Cherokee artist creating art piece representing tribes in Oklahoma
Cherokee Nation citizen Joseph Erb, of Tahlequah, is a professor at the University of Missouri School of Visual Studies. In 2019, he was selected to create a large piece of copper artwork for the First Americans Museum in Oklahoma City that will open in September 2021. COURTESY
Cherokee artist Joseph Erb works on copper gorgets that are worn as a necklace. The gorgets are based on those given to Cherokee leaders by British emissaries in the 1700s. COURTESY
A copper bracelet created by Cherokee artist Joseph Erb includes designs representing the Cherokee Phoenix logo and modern tools. COURTESY
TAHLEQUAH – The First Americans Museum in Oklahoma City will open September 2021, celebrating a shared history of 39 distinct tribal nations in Oklahoma.
Cherokee Nation citizen Joseph Erb, of Tahlequah, is creating an art project for the museum as part of the Oklahoma Art in Public Places Program. He was invited, along with two other Native artists, to submit ideas for artwork to be placed in a 25-foot-by-30-foot copper wall area of the museum. In 2019, he met with a committee that gave him and the other artists a month to submit preliminary designs. The artists were directed to submit sketches representing the 39 tribes in Oklahoma.
“It was kind of a big task because they wanted some complexity to the concept from many of the tribal groups being moved here, also some of the historical things that have occurred since we’ve been here plus some of the cultural elements and unique qualities of those 39 tribes,” Erb said. “We had to put a proposal together and give a presentation for this competition.”
Within a month he said he had his concept and presented it. He said he didn’t believe he would win the project based on the competing artists.
“My main thing was to compete and try not to embarrass myself. I just wanted to do a really good job of submitting. I didn’t expect to get it, but I was very honored to be asked,” he said. “I was amazed that they selected me. It’s actually one of the biggest honors I’ve ever had.”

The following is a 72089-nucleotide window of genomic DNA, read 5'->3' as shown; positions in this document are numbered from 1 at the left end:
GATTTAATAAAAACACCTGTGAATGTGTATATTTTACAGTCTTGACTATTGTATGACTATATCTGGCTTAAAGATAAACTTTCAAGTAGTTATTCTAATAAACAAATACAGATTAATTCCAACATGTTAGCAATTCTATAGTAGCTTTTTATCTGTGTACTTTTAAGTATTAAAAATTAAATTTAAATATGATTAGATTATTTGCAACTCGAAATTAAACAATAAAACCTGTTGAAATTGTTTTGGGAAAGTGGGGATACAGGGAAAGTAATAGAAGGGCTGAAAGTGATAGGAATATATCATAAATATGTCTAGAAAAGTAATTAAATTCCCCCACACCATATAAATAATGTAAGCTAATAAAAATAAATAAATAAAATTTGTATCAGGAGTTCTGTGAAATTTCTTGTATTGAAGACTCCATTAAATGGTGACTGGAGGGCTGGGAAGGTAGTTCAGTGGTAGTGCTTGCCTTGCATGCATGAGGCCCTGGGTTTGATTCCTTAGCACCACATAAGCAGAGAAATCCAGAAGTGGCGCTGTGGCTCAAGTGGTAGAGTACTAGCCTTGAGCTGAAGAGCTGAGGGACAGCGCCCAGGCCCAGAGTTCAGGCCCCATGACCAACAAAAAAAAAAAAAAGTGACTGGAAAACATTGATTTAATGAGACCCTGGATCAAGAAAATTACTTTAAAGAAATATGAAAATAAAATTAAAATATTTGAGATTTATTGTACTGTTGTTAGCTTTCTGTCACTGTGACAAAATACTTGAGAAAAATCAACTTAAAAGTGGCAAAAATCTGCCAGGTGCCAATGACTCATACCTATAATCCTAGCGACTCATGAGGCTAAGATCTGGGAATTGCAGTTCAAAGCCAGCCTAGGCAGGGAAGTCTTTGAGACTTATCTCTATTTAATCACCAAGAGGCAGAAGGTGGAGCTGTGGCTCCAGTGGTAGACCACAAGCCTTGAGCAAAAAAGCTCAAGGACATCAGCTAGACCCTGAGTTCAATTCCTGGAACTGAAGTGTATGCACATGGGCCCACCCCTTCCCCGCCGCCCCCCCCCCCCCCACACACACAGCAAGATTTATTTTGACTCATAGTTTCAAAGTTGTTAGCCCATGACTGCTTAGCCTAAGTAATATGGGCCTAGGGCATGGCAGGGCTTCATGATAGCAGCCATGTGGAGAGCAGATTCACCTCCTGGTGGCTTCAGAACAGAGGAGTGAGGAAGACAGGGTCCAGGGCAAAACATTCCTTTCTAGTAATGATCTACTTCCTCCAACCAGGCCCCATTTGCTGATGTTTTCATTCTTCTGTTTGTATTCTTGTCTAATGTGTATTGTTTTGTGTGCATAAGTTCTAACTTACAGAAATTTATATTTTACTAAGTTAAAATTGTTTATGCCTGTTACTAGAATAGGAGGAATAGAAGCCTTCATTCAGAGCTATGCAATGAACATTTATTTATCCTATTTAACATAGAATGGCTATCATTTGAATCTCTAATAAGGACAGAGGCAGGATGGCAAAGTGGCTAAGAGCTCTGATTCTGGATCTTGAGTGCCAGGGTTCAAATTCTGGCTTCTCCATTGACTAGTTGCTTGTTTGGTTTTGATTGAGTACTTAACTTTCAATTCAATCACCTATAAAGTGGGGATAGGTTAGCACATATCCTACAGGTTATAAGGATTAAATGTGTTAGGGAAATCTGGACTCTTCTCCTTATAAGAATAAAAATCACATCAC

Erb, a professor at the University of Missouri School of Visual Studies, titled his submission “Indigenous Brilliance.” He said it showcases the brilliance of past, present and future Indigenous people in Oklahoma. In January, officials representing the museum and the Oklahoma Arts Council notified him he had been selected, and they wanted to go over his sketch to learn more about his design and how it could be finished.
Erb said by taking part in the competition he wanted opportunities to show his artwork “in that amazing museum” even if he didn’t win. He said he believes because he has worked with copper before to create art it helped him win.
“I think it’s because I’ve done copper work in the past, and people have seen my work and liked it,” he said. “I’m assuming I added a modern, fresh feel to that genre. Indian Country has no shortage of amazing and talented people, and I was on a very short list selected to compete for this. I was blown away that I even got into the selection group.”
He said working on the piece made him think about the idea that Native people are hindered by western education. For instance, Indigenous people are not given credit, he said, for the fruits and vegetables they cultivated or the medicines they discovered.
“This brilliance was passed down from generation to generation, and it’s something we don’t always think about because we’re so pigeonholed into the 1800s as an oppressed group,” he said. “If you get beyond that limited narrative you realize these are really spectacular cultures coming to this area through forced removals. They brought their brilliance and creativity with them, and they’re still here and doing amazing things.”
Those thoughts inspired Erb’s submission, and he said he changed his perspective on the Indigenous people who lived in and were forced to Indian Territory, now Oklahoma.
Erb said he’s more of the designer for the artwork and is working remotely with a manufacturing group that is working on the pieces. He approves the pieces as they are completed. People can see his finished art piece when the museum opens in September.
Located at the intersection of three interstates, the museum is expected to attract travelers from all over and serve as a place where people can gather for the study, reflection and celebration of Native culture, museum officials said.
“The museum is really impressive because a lot of times people talk about Native representation,” Erb said. “It’s an amazing thing, and you feel that when you go into the museum. It’s more of a celebration of Indigenous culture than an archetype of what a Native-ness is.”